It was our “daytime discovery” and we were probably not the first to spend the night up here at almost 2000 m and, a few metres after the dam wall, Italian law applies. By chance, two young men in a jeep showed up late in the evening, who had come up here especially for the stars. Mirco and his colleague were hunting for the Milky Way, which should be seen very clearly up here on the coming clear night. After an animated conversation about stars and jeeps, we soon lay down under the warm blanket; it got very nippy after sunset. But we also set the alarm clock and looked out for the stars and the Milky Way over Pizzo Stella after midnight, but we were probably so sleepy that we hardly saw what we wanted clearly. Also, our camera didn’t manage to take the corresponding long exposure properly, so we soon retreated under the warm blanket again. Mirco provided me with a corresponding shot so that we could admire what we had missed on the screen 😉

From the lonely Lago di Lei we meandered to the highest town in Switzerland and looked in vain for a place to stay. But campers are apparently not very welcome in Davos. Apart from the many prohibition signs, there was no reasonable campsite where we would have liked to stay. Camping on a tarred site, or would it rather have been parking, was not exactly our fondest wish and even our most basic human needs would have been almost impossible.

In the PrÀttigau it was summery warm and everywhere the farmers were clambering over the steep fields with their machines. The hay harvest set everything in motion and a bustling activity could be discerned everywhere in the valley. We, on the other hand, headed beyond Conters into the high forest, hoping that we would find a quiet spot up there for the coming night. For travellers who voluntarily pursue a gypsy life, there is no reasonable place to stay in PrÀttigau either. After we had finally understood the payment machine for the driving permit, nothing stood in the way of our journey up to the alp, and quite legally at that.

Since we were in south-eastern Switzerland, we couldn’t miss the Kunkel fun and another visit to the Tamina valley. So a pleasant time passed in no time at all; the conversation was almost inexhaustible, the beautiful landscape or the contemporary art in Bad Ragaz gave us another little piece of Switzerland. Yes, it was almost like being on holiday.

We couldn’t resist strolling through the biggest outlet shop in Switzerland, but we resisted all temptations. Proud of our renunciation, we then roamed the vast wine regions of the Rhine Valley. Here, too, we looked away from all the open wine cellar doors and resisted any tasting!

Instead, after Oberschan, up on an alp in the sunshine, we enjoyed an excellent snack platter. Despite the hustle and bustle and the cattle transports, we had no idea that we were on the wrong day; instead of Thursday, it was already Friday and everything was getting ready for the weekend. A long thunderstorm accompanied us into the evening and the nightly weather glow in the direction of Zurich was as if a large-scale festival was being held down there.

The next morning we were roused from our sleep by the tinkling of bells; it was alpine parade time and herds of cows and cattle kept passing our jeep. Apparently the whole valley was on its way to the alps. In addition to the animals, entire households were also led to the summer residence. Summer life returned to the Alps below the Alvier (mountain peak of the Churfirsten), and the familiar cowbells reminded us once again that we were on a Swiss holiday.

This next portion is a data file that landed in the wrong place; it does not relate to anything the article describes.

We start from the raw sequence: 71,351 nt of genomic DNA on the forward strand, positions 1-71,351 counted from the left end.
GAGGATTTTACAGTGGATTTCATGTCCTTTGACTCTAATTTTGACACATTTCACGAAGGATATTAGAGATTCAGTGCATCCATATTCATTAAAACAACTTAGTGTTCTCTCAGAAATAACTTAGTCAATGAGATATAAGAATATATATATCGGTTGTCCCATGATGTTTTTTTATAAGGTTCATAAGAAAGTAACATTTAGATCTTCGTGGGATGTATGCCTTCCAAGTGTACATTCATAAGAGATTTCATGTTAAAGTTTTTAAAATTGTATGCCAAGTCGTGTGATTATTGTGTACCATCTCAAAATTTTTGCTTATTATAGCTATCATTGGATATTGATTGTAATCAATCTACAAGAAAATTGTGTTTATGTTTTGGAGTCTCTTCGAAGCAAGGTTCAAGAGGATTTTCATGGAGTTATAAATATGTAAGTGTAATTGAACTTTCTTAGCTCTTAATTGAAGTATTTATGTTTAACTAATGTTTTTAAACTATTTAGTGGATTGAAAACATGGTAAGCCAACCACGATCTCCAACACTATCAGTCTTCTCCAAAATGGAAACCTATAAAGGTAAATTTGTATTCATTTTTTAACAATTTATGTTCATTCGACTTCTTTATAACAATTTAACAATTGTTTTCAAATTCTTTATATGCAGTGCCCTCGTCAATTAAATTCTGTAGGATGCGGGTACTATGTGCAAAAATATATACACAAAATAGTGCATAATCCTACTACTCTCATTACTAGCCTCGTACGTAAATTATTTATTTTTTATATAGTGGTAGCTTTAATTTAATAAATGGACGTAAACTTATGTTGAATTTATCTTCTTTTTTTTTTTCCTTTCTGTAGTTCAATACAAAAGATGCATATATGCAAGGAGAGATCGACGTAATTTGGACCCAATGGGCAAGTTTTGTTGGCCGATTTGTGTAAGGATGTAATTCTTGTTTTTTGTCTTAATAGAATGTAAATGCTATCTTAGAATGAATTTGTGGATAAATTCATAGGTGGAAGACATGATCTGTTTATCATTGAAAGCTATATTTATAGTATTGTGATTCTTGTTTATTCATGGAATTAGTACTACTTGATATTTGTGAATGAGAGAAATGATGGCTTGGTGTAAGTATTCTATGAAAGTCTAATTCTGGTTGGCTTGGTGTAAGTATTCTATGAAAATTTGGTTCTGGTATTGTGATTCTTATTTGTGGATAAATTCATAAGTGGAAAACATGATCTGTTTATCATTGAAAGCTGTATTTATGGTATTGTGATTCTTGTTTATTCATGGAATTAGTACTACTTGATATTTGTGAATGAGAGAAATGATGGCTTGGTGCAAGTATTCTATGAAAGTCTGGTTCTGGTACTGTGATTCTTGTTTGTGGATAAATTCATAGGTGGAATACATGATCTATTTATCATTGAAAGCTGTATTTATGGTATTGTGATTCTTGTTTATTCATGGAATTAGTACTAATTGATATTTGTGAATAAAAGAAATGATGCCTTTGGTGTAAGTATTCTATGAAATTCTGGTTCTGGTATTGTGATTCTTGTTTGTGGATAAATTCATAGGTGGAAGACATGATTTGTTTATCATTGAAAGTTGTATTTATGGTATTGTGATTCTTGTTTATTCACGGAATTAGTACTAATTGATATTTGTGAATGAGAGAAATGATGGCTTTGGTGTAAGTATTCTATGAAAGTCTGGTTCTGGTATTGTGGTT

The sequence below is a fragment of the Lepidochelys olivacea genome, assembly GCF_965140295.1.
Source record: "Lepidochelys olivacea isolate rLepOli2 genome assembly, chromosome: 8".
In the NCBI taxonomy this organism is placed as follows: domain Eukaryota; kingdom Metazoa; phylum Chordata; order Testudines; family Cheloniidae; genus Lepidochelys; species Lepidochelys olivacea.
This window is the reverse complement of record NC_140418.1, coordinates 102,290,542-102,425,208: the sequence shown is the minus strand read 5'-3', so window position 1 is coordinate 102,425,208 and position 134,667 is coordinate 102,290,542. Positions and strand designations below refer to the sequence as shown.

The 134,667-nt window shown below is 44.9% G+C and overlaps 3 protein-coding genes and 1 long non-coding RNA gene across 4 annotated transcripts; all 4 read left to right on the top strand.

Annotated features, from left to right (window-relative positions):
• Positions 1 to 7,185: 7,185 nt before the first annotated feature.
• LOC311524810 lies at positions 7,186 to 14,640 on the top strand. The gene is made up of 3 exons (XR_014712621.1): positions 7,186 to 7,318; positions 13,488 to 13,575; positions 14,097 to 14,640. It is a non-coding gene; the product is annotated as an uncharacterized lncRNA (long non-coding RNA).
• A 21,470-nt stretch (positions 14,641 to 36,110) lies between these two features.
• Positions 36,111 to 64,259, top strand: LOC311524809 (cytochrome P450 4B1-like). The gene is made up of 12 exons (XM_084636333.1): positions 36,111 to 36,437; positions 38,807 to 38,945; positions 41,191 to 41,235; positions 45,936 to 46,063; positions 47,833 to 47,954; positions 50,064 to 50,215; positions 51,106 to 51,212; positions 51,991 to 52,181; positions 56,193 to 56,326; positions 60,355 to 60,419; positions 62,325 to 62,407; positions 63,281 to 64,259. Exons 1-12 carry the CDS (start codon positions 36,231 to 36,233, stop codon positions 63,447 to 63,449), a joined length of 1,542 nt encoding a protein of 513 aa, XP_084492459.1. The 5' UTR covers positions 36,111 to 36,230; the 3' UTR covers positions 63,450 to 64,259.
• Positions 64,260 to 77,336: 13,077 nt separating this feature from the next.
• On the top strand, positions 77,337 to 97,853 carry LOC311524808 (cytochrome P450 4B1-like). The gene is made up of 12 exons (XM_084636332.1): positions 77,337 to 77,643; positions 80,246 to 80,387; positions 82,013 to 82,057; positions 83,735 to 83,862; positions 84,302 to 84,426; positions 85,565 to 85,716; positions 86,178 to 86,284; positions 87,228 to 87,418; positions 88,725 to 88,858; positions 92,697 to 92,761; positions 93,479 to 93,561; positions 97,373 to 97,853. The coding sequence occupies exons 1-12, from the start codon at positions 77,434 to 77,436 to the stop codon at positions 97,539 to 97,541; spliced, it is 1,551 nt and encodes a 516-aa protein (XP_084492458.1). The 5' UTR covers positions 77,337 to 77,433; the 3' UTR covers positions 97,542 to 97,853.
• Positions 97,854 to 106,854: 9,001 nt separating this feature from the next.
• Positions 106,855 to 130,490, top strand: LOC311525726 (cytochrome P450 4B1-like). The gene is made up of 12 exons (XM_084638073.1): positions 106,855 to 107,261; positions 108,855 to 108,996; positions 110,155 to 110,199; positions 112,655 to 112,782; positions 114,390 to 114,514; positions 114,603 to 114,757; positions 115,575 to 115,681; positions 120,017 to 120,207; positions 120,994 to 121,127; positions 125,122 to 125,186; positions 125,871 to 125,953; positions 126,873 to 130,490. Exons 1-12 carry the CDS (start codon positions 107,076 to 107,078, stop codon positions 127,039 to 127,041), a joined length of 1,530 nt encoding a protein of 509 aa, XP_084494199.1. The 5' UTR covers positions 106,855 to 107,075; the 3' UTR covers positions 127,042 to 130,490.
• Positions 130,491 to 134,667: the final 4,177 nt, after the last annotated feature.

In the meantime, we also knew that the booked South American trip had definitely been cancelled, and we were already planning intensively on our plan “B”. Instead of Eastern Europe, it should be something out of the ordinary. Also, the financial possibilities allowed us to make a special jump to an island in the North Atlantic due to the discontinuation of the car shipping to southern America. Surprisingly, we were able to book a crossing to SeyĂ°isfjörĂ°ur at short notice, which would probably hardly be possible in a normal year. In any case, we still get to our cruise and thanks to our two “picks” everything should be possible without any restrictions.

Through the Appenzellerland with its thousand and one hills, small villages and pretty farms followed our next and last stop through the “SchweizerlĂ€ndli”. Almost a year ago, we started from there on a joint trip with our son and his partner. It was a first sigh of relief after the first lockdown and no one knew at that time what was still to come on this earth; not even we and were full of confidence that it would finally go on without restrictions. Unfortunately, everything turned out differently and now we were sitting in St. Gallen again, telling each other our dreams and hopes.

What others cover in a good two hours, we needed almost a day for; the way from St. Gallen to Aesch! But even such distances can be travelled on breathtaking paths and roads where no one else would think of going through. But, as we all know, the beauty is in the detail and even in the heavily built-up and cultivated landscape of the Mittelland, there are wonderful pearls that simply have to be discovered.

Crossing the Jura, we reached our domicile in Aesch late in the evening and an offshoot of a powerful thunderstorm accompanied us once again. We still have a lot to do before we can continue. Many things still have to be prepared, or a few small things on the jeep should be fixed.

We are happy like little children that we can finally go a little further.
In a few days we will be leaving for Iceland.

>Translated with www.DeepL.com/Translator